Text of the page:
Self-Esteem, Narcissism, and Obsession: How Selfies Represent Something More

Selfies can be a really polarizing thing: some see them as a way to share one's experiences with a network of friends and family and document memories, while others see them as contributing to a culture of narcissism and bringing with them a host of growing problems. This thoughtful video takes a look at the culture that enabled selfies to explode in popularity, a culture that started long before camera phones were a thing. 

Coming to you from The New Yorker, this thought-provoking video examines the selfie's place and how societal and cultural factors led to its rise. It's a fascinating look at the phenomenon. I have to say that personally, while there's definitely some truth in the video, I don't think selfie culture is an all doom and gloom consequence of a misguided attempt to promote better self-esteem (both on an individual and legislative/societal level, as discussed in the video). I do think it has a place in current culture, particularly with our increasingly electronic modes of communication between friends and family. Like most things of a technological nature, a healthy balance is more of an individual issue than a sweeping condemnation of all.

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9 Comments

Pieter Batenburg's picture

I use a DJI Osmo Mobile for shooting video on my smartphone. Some people think it is a selfie stick and when they look at the screen, they are amazed that it moves and I am not shooting myself.

The lesson I got from this video was something that it isn't even about... which is that people have this weird habit of trying to explain human behavior based off of something that's happened within the last 30-60 years (i.e. their own lifetime). And then there's the "Art of the selfie" video that Mike posted above, which tries to frame the topic within the context of the technology (i.e. the camera) rather than a trending mentality (which is what the first video is about). But it's still a "modern" explanation.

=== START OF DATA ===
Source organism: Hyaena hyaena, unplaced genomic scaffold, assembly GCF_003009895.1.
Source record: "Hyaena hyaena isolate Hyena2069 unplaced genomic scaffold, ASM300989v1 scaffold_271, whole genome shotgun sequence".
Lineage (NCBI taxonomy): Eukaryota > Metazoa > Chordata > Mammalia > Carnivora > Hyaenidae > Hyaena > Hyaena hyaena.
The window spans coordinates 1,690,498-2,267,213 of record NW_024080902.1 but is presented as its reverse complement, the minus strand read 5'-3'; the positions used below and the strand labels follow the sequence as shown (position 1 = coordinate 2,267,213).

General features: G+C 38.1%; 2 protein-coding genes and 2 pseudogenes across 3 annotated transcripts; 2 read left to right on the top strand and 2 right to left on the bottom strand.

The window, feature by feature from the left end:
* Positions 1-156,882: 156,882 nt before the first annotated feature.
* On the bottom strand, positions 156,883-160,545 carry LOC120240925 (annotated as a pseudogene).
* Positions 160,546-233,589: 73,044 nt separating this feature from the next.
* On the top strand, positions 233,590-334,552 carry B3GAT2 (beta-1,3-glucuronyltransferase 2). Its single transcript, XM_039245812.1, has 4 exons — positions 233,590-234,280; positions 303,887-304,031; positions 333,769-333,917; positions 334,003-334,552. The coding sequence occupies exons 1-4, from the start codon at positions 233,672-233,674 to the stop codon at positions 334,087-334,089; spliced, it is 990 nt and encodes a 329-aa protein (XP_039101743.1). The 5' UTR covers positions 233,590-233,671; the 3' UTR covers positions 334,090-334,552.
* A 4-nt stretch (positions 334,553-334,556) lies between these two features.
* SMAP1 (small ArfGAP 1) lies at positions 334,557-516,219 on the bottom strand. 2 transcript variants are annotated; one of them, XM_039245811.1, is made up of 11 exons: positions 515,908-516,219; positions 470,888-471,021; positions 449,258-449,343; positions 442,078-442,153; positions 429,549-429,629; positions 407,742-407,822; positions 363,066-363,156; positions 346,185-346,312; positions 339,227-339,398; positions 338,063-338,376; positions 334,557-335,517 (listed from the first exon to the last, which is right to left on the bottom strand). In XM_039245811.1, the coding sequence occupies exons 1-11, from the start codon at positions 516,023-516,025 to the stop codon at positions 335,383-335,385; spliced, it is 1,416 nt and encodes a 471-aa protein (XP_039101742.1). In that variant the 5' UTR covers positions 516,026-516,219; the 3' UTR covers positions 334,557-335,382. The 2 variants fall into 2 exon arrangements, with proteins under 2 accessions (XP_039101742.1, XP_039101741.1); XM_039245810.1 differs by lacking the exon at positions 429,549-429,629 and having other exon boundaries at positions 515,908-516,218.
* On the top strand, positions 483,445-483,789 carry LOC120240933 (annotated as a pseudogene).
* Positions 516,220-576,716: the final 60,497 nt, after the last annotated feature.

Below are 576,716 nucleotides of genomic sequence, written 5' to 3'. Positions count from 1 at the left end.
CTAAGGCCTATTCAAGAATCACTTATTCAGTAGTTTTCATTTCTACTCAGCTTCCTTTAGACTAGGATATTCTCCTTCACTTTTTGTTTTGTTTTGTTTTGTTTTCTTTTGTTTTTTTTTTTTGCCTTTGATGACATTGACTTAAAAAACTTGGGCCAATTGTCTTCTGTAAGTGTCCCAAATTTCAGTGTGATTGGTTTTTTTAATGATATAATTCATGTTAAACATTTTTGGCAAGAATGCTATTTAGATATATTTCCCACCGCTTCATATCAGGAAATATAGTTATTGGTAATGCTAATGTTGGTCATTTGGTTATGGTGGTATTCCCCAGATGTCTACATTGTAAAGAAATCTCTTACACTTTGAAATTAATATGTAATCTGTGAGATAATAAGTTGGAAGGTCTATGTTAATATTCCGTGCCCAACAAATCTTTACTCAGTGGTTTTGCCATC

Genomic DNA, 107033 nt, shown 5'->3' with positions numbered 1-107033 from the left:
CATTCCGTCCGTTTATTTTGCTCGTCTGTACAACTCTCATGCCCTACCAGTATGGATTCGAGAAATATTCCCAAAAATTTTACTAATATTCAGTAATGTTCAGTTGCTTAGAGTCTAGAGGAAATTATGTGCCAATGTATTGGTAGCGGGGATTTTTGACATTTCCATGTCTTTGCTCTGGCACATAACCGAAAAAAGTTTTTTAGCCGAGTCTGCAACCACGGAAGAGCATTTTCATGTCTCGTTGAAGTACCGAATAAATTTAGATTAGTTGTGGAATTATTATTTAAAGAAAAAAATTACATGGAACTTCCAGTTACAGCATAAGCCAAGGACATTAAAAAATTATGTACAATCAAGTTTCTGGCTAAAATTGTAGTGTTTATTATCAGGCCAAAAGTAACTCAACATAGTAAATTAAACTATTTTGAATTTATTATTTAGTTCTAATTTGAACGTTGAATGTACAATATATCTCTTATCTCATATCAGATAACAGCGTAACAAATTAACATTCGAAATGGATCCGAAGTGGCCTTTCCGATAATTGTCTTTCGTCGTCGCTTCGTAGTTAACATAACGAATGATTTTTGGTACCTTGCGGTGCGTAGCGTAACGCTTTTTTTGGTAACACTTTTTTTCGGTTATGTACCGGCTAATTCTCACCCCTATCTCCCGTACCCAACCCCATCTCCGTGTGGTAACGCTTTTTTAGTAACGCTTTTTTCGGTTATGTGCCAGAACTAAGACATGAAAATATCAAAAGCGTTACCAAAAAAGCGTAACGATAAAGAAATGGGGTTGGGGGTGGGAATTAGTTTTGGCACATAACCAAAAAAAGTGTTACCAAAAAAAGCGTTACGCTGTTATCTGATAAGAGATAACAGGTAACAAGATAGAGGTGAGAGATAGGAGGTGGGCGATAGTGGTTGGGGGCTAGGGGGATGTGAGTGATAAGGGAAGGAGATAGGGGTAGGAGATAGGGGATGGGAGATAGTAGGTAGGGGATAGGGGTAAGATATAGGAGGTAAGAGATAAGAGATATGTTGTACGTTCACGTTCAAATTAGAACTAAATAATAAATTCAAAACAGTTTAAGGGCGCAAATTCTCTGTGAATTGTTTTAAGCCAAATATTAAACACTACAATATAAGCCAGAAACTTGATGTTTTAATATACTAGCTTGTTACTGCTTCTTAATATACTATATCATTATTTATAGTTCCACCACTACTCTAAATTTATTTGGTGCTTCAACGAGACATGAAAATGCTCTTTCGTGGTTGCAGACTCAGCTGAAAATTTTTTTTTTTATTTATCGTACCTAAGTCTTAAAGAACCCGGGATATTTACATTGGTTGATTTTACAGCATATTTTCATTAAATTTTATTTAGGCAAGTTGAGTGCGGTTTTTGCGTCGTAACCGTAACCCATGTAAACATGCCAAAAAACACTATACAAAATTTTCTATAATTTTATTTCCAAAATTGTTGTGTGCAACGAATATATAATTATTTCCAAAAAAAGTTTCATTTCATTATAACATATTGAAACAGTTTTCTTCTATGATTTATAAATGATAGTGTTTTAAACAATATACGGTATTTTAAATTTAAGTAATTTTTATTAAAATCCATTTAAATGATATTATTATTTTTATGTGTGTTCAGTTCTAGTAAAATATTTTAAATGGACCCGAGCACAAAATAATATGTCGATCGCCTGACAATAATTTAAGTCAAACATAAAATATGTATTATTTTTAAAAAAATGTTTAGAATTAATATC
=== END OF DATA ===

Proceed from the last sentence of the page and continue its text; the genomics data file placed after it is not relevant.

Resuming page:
People were painting pictures of themselves, and having pictures of themselves painted, long before that. Heck, there's even a caveman "selfie" dated 20,000 years ago:

https://www.wildfrontierstravel.com/en_GB/community/blog/post/world-s-fi...

Ironically, the tendency to forget that there's a world that existed prior to your own frame of reference might be a better example of narcissism than taking a picture of yourself with your phone.

"Ironically, the tendency to forget that there's a world that existed prior to your own frame of reference might be a better example of narcissism than taking a picture of yourself with your phone." +1

Pretty much. As long as there has been man, there have been efforts to create self-portraits of some kind. Because we are more-curious about ourselves than about anything else around us.

Kyle Medina's picture

Please, people have been taking pictures of themselves for decades. We just never saw EVERYONE'S photos because of social media.

Stas Aleksandersson's picture

And probably for the better.

Great video.. till you added Donald Trump. Trump is a narcissist but a self made one. He is also the wrong generation in question. I can only assume that this video has a underlying agenda. I’m not even republican and I’m calling “fake news”